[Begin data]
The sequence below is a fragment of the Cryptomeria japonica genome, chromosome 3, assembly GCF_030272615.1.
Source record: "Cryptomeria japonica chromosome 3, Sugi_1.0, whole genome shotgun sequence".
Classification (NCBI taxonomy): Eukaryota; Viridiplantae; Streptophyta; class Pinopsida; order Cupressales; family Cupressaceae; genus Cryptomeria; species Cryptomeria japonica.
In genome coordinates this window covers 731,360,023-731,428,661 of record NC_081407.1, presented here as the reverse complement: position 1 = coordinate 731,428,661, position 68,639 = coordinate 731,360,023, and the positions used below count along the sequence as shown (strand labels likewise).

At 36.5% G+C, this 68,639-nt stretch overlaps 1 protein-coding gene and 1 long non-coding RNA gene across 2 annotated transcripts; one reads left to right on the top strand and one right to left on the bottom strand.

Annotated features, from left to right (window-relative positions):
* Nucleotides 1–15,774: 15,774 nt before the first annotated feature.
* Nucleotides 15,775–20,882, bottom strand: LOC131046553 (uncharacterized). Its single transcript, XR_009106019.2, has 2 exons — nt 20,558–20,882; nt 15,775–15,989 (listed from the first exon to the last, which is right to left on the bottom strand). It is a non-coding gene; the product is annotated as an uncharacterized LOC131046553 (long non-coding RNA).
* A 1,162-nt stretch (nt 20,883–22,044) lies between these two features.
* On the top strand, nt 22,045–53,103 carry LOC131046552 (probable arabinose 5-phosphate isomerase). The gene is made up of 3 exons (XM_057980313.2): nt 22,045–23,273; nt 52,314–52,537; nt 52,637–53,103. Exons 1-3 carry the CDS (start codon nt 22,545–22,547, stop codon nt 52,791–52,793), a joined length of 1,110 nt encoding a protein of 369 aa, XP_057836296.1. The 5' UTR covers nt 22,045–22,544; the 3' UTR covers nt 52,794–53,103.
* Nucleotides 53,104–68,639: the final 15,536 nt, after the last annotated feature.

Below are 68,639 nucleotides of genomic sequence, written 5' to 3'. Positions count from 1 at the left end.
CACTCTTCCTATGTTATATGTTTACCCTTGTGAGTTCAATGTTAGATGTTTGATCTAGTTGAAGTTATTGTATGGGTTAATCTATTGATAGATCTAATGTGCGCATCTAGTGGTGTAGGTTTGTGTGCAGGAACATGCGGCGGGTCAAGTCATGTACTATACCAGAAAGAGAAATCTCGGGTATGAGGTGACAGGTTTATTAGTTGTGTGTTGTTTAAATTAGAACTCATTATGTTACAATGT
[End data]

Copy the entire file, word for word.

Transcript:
The sequence below is a fragment of the Cryptomeria japonica genome, chromosome 3, assembly GCF_030272615.1.
Source record: "Cryptomeria japonica chromosome 3, Sugi_1.0, whole genome shotgun sequence".
Classification (NCBI taxonomy): Eukaryota; Viridiplantae; Streptophyta; class Pinopsida; order Cupressales; family Cupressaceae; genus Cryptomeria; species Cryptomeria japonica.
In genome coordinates this window covers 731,360,023-731,428,661 of record NC_081407.1, presented here as the reverse complement: position 1 = coordinate 731,428,661, position 68,639 = coordinate 731,360,023, and the positions used below count along the sequence as shown (strand labels likewise).

At 36.5% G+C, this 68,639-nt stretch overlaps 1 protein-coding gene and 1 long non-coding RNA gene across 2 annotated transcripts; one reads left to right on the top strand and one right to left on the bottom strand.

Annotated features, from left to right (window-relative positions):
* Nucleotides 1–15,774: 15,774 nt before the first annotated feature.
* Nucleotides 15,775–20,882, bottom strand: LOC131046553 (uncharacterized). Its single transcript, XR_009106019.2, has 2 exons — nt 20,558–20,882; nt 15,775–15,989 (listed from the first exon to the last, which is right to left on the bottom strand). It is a non-coding gene; the product is annotated as an uncharacterized LOC131046553 (long non-coding RNA).
* A 1,162-nt stretch (nt 20,883–22,044) lies between these two features.
* On the top strand, nt 22,045–53,103 carry LOC131046552 (probable arabinose 5-phosphate isomerase). The gene is made up of 3 exons (XM_057980313.2): nt 22,045–23,273; nt 52,314–52,537; nt 52,637–53,103. Exons 1-3 carry the CDS (start codon nt 22,545–22,547, stop codon nt 52,791–52,793), a joined length of 1,110 nt encoding a protein of 369 aa, XP_057836296.1. The 5' UTR covers nt 22,045–22,544; the 3' UTR covers nt 52,794–53,103.
* Nucleotides 53,104–68,639: the final 15,536 nt, after the last annotated feature.

Below are 68,639 nucleotides of genomic sequence, written 5' to 3'. Positions count from 1 at the left end.
CACTCTTCCTATGTTATATGTTTACCCTTGTGAGTTCAATGTTAGATGTTTGATCTAGTTGAAGTTATTGTATGGGTTAATCTATTGATAGATCTAATGTGCGCATCTAGTGGTGTAGGTTTGTGTGCAGGAACATGCGGCGGGTCAAGTCATGTACTATACCAGAAAGAGAAATCTCGGGTATGAGGTGACAGGTTTATTAGTTGTGTGTTGTTTAAATTAGAACTCATTATGTTACAATGT